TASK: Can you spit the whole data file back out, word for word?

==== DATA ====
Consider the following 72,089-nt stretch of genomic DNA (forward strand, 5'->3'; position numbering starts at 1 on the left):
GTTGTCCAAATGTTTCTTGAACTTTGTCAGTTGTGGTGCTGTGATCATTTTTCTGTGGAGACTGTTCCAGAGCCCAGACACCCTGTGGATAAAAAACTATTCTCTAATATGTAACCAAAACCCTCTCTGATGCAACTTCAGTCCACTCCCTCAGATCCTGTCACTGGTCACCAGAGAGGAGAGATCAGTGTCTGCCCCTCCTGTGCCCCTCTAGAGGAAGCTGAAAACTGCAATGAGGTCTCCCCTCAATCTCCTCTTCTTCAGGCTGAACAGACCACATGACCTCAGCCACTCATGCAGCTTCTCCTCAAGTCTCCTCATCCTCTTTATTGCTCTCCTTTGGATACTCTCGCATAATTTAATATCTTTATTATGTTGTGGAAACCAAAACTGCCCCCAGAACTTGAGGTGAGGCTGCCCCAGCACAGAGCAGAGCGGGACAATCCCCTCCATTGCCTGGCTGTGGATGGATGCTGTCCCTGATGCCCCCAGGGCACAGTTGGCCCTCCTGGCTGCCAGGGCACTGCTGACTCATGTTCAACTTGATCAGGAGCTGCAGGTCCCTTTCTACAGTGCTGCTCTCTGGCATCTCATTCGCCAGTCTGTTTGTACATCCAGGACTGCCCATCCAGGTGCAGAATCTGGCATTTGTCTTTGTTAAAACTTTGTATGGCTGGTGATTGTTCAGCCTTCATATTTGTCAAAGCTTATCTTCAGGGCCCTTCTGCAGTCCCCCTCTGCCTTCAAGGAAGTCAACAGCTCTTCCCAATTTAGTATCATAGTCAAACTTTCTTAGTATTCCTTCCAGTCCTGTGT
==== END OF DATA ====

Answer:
Consider the following 72,089-nt stretch of genomic DNA (forward strand, 5'->3'; position numbering starts at 1 on the left):
GTTGTCCAAATGTTTCTTGAACTTTGTCAGTTGTGGTGCTGTGATCATTTTTCTGTGGAGACTGTTCCAGAGCCCAGACACCCTGTGGATAAAAAACTATTCTCTAATATGTAACCAAAACCCTCTCTGATGCAACTTCAGTCCACTCCCTCAGATCCTGTCACTGGTCACCAGAGAGGAGAGATCAGTGTCTGCCCCTCCTGTGCCCCTCTAGAGGAAGCTGAAAACTGCAATGAGGTCTCCCCTCAATCTCCTCTTCTTCAGGCTGAACAGACCACATGACCTCAGCCACTCATGCAGCTTCTCCTCAAGTCTCCTCATCCTCTTTATTGCTCTCCTTTGGATACTCTCGCATAATTTAATATCTTTATTATGTTGTGGAAACCAAAACTGCCCCCAGAACTTGAGGTGAGGCTGCCCCAGCACAGAGCAGAGCGGGACAATCCCCTCCATTGCCTGGCTGTGGATGGATGCTGTCCCTGATGCCCCCAGGGCACAGTTGGCCCTCCTGGCTGCCAGGGCACTGCTGACTCATGTTCAACTTGATCAGGAGCTGCAGGTCCCTTTCTACAGTGCTGCTCTCTGGCATCTCATTCGCCAGTCTGTTTGTACATCCAGGACTGCCCATCCAGGTGCAGAATCTGGCATTTGTCTTTGTTAAAACTTTGTATGGCTGGTGATTGTTCAGCCTTCATATTTGTCAAAGCTTATCTTCAGGGCCCTTCTGCAGTCCCCCTCTGCCTTCAAGGAAGTCAACAGCTCTTCCCAATTTAGTATCATAGTCAAACTTTCTTAGTATTCCTTCCAGTCCTGTGT